The farm markets its produce and meats through a community supported agriculture (CSA) program as consumers in Smith, Wilson and Davidson counties pay a subscription fee for twice-a-month deliveries. The spring-summer program is sold out but the fall-winter program opens for sign-up in August.

Caney Fork Farms also sells its harvest to a number of Nashville restaurants such as Hathorne, Henrietta Red, Dozen Baker and Butcher & Bee. This fall it will be peddling its chestnuts to Whole Foods as well as selling directly to the public online.

Overseeing the operation is farm manager Zach Wolf, who grew up working on a small farm in Salisbury, Conn. That’s where he discovered what he wanted to do with his life. After earning a biology degree at Columbia University, he labored at various nonprofits and farms in the Hudson Valley for 12 years.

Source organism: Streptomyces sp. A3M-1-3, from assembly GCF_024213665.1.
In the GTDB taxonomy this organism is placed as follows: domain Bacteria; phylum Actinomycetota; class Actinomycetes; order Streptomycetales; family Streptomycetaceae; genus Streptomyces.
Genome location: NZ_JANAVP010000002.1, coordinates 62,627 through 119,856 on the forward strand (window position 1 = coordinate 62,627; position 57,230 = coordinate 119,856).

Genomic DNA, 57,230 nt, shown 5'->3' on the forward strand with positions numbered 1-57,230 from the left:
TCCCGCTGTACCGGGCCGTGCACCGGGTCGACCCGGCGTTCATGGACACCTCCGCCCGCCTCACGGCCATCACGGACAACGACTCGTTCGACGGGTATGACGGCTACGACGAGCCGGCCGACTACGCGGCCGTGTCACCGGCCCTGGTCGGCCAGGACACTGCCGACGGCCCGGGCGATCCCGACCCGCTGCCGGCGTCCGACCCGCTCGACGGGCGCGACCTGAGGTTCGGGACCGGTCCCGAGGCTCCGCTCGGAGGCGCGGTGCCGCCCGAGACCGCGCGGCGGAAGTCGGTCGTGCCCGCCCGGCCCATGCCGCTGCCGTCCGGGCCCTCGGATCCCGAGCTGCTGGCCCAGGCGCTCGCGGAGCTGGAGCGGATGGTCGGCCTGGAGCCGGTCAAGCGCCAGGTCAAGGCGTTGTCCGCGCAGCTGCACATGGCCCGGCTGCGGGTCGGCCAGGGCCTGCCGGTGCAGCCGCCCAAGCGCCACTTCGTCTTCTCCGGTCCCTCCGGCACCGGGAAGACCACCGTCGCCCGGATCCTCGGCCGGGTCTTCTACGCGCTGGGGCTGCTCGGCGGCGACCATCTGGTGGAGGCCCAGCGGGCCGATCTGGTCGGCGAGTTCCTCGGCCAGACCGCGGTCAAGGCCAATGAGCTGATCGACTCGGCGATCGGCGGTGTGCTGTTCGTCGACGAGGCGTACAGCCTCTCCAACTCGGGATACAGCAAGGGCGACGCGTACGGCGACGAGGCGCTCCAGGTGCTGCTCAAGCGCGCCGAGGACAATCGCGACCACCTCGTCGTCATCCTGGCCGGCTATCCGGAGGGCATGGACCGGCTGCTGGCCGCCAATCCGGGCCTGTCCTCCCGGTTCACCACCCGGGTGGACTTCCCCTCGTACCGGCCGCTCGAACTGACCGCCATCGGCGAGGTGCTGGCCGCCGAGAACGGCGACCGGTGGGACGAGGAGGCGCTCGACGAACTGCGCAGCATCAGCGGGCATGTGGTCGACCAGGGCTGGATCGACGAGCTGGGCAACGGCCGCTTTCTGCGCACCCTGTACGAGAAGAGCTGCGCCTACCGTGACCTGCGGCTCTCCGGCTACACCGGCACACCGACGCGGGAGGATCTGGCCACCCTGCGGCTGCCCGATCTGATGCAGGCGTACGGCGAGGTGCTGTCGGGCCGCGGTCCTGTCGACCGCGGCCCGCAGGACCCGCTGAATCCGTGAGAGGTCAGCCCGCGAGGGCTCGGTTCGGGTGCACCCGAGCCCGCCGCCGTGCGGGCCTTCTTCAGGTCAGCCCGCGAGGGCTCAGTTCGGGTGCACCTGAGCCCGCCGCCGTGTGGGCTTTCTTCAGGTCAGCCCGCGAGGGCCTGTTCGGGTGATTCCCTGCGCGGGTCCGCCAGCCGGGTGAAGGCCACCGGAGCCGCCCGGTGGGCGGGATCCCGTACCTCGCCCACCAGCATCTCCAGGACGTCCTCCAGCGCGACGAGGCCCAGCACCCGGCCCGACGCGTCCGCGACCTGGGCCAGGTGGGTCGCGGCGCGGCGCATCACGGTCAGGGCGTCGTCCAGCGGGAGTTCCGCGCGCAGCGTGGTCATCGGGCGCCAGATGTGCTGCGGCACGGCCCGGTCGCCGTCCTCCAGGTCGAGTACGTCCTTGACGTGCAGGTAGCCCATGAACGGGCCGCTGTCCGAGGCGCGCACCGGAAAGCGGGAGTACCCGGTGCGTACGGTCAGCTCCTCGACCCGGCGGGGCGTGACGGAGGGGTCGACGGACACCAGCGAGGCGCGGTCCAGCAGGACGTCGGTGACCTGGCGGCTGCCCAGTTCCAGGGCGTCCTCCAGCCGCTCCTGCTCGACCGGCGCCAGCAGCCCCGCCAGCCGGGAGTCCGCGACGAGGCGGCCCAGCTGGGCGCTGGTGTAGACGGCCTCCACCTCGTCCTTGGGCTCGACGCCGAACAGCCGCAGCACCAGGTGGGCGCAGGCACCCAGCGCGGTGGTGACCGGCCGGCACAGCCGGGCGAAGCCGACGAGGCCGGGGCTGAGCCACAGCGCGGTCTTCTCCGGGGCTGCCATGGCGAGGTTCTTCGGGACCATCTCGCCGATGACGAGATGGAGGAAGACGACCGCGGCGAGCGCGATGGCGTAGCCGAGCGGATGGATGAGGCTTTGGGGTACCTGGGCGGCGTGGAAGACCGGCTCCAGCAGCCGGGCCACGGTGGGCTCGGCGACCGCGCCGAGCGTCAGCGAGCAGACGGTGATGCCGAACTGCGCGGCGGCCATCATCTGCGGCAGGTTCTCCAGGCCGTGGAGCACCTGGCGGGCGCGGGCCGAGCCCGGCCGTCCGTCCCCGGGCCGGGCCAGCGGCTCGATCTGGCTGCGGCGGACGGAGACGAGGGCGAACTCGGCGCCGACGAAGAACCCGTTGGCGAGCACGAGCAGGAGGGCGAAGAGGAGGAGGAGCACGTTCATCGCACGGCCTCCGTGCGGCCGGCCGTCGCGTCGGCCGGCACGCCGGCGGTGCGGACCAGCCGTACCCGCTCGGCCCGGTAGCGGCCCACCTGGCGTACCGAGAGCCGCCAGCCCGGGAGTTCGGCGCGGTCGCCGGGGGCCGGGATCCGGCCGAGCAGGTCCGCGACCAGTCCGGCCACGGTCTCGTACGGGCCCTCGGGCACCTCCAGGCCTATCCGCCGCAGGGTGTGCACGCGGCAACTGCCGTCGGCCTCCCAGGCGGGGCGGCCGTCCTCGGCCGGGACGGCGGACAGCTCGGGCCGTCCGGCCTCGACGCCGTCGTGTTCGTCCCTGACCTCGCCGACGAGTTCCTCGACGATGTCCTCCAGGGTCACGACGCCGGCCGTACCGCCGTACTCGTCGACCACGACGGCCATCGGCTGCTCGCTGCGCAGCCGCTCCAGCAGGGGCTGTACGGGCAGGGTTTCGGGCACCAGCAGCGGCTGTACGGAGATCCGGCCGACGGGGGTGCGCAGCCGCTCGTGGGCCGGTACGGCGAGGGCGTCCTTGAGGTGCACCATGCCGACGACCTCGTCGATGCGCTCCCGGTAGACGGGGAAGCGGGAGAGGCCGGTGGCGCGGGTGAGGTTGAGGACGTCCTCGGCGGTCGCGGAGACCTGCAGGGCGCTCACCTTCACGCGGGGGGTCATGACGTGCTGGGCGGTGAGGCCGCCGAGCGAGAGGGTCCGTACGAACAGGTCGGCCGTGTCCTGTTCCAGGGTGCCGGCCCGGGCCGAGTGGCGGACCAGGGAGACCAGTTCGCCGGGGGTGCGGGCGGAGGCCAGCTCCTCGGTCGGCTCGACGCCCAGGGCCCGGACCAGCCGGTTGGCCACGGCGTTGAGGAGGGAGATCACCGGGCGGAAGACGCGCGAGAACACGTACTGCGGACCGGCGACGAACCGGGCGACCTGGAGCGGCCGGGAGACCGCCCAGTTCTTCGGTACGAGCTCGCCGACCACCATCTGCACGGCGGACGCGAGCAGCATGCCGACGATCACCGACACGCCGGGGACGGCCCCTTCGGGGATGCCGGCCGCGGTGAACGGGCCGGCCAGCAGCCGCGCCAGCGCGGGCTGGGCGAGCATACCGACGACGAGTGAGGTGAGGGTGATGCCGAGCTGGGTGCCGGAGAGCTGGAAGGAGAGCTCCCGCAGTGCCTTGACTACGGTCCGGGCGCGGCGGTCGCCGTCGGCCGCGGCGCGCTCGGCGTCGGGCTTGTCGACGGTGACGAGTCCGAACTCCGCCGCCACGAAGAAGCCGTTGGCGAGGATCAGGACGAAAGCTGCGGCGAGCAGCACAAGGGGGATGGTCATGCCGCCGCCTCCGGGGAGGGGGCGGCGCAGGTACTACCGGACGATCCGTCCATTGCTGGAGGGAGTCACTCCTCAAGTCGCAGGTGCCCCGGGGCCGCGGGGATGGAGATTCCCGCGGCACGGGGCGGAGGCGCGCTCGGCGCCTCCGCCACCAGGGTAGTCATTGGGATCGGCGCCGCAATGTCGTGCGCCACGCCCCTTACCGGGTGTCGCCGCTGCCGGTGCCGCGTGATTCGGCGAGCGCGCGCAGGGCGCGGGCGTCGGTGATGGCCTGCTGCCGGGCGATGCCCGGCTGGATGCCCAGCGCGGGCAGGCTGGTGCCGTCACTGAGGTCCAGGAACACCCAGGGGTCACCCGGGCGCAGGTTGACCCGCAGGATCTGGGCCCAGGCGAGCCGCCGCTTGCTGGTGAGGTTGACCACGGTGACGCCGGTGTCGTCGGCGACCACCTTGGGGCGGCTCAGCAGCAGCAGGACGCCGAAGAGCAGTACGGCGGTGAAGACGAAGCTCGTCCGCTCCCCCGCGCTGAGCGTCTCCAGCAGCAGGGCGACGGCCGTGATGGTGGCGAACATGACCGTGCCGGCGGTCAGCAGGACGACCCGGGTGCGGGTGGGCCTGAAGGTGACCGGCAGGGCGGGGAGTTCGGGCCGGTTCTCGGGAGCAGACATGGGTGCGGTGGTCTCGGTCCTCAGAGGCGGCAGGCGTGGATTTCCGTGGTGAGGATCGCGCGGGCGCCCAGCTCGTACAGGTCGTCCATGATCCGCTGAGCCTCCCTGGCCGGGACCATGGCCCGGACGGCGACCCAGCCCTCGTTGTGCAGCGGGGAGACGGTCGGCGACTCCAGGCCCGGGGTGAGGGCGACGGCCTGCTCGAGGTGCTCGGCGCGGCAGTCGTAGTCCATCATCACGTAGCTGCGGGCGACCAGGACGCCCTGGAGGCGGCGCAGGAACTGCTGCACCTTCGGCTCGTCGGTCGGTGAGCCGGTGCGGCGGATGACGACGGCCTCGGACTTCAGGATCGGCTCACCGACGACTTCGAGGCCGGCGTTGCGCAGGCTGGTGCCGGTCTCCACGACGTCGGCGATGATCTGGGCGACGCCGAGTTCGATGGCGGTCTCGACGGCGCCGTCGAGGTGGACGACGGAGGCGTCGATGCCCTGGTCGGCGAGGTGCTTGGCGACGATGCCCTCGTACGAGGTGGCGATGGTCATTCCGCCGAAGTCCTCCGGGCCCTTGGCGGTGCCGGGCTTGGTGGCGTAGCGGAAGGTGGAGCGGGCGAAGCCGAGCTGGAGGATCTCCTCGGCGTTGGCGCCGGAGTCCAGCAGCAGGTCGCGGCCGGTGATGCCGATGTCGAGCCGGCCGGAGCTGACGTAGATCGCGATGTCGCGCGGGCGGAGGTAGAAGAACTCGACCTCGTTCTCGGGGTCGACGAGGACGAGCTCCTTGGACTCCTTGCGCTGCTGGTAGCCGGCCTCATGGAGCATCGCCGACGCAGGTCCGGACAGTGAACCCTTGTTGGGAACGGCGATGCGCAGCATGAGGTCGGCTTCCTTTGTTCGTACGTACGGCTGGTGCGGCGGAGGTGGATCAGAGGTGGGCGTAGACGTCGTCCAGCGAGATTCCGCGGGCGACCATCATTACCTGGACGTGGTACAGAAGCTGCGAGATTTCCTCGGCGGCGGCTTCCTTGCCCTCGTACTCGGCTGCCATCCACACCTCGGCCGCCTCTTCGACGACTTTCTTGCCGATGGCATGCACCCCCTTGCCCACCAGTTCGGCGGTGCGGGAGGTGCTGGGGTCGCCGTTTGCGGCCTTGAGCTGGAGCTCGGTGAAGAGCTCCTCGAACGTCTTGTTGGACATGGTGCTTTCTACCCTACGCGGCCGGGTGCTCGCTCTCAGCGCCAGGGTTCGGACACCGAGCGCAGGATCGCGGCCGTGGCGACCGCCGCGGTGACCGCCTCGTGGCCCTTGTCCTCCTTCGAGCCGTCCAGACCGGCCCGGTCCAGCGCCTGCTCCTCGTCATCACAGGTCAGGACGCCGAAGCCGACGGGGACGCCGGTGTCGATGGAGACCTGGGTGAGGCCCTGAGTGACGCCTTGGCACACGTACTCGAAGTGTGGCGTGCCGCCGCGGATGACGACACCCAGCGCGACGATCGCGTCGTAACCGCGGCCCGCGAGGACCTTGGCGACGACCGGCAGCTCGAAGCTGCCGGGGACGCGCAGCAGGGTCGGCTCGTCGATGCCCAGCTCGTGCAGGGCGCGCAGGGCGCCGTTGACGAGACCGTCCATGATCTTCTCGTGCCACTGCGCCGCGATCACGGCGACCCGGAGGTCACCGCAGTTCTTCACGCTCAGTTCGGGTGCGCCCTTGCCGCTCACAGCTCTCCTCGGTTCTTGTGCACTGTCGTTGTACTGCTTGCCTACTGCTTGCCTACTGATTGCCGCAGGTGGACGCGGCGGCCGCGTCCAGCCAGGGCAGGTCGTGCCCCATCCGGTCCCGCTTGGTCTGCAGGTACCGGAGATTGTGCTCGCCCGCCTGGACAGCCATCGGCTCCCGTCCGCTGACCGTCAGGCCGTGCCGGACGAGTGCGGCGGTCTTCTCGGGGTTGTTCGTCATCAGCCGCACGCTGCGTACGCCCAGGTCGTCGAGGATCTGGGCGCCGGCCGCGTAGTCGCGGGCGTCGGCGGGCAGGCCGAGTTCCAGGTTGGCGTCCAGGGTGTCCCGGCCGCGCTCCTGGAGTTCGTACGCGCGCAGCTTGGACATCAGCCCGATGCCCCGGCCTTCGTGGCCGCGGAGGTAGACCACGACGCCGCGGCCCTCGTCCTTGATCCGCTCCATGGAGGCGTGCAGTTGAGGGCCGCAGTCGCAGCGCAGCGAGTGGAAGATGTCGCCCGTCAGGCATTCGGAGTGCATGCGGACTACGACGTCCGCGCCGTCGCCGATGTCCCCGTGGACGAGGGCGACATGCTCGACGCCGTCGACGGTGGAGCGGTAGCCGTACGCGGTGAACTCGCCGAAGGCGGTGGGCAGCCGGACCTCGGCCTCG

“I found my way down here when Caney Fork Farms was being planned back in 2014. I was part of a larger team that helped plan the initial vision of the farm,” recalled Wolf, who when asked exactly what he does for a living, responds simply, “I’m a farmer.”

Wolf came on board with Caney Fork Farms two years ago. “It’s just such a beautiful place with naturally fertile land. What we’re doing here is unique and exciting. I feel blessed. I’ve heard it said before that this type of farming would look more familiar to people 100 years ago than to people today.